Apple Inc won the first round in a complex patent infringement battle with Taiwanese smartphone maker HTC Corp on Friday, when a US trade panel ruled that the later had infringed on two of Apple's patents.
HTC has vowed to fight back by appealing to the full commission of the US-based International Trade Commission (ITC). Apple had complained to the ITC in March 2010, accusing HTC of infringing 10 patents in its Android-powered handsets.
A judge of the ITC ruled that HTC had infringed on two of the patents, but a full commission has to now decide on the matter. Apple, the maker of iconic products including the iPhone and the iPad, has taken several global handset manufacturers to court for allegedly infringing on its patent.
It has filed a complaint against South Korean major Samsung Electronics - which also uses Google's Android operating system on its smartphones - and also against Nokia, but the two companies later worked out a settlement. The sale of Android-based smartphones have shot up recently around the world, though Apple plans to launch a new version of its iPhone later this year.
While HTC has filed a complaint, seeking a probe into possible software patent abuse by Apple, the US firm has filed separate complaints against the Taiwanese manufacturer for alleged violation of iPad and iPhone patents. Apple has also filed a suit against HTC in the US District Court in Delaware.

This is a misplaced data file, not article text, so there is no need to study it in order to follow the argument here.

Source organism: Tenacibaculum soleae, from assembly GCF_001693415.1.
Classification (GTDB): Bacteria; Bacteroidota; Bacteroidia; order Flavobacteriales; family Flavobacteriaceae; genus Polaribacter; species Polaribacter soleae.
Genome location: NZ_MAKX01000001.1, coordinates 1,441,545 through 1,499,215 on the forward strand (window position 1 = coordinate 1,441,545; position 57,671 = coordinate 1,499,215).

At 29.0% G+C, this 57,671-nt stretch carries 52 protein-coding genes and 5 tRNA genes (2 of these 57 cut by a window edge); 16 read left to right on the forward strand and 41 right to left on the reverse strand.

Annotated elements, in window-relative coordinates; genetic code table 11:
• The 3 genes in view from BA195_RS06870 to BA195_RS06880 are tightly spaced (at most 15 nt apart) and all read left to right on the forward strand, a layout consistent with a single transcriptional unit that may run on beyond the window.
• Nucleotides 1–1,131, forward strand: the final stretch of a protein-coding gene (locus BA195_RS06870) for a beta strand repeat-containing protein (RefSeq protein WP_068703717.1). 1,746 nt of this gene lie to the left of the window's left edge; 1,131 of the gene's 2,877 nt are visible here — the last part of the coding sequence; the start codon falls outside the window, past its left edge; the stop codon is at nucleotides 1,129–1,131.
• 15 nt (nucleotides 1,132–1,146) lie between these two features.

"We are highly confident we have a strong case for the ITC appeals process and are fully prepared to defend ourselves using all means possible," Grace Lei, HTC's general counsel said in a statement, on Saturday. "We strongly believe we have alternate solutions in place for the issues raised by Apple. We look forward to resolving this case."
Earlire, the ITC had found Apple guilty of infringing on patents held by S3 Graphics, an HTC subsidiary. The Taiwanese handset maker also manufacturers cell phones for other international companies including Google's Nexus One.
If the single judge decision were to be upheld by the full commission of the ITC, it could lead to a ban on the import of HTC's Android-powered smartphones into the US. It could also affect sales of other Android-based smartphones in the US.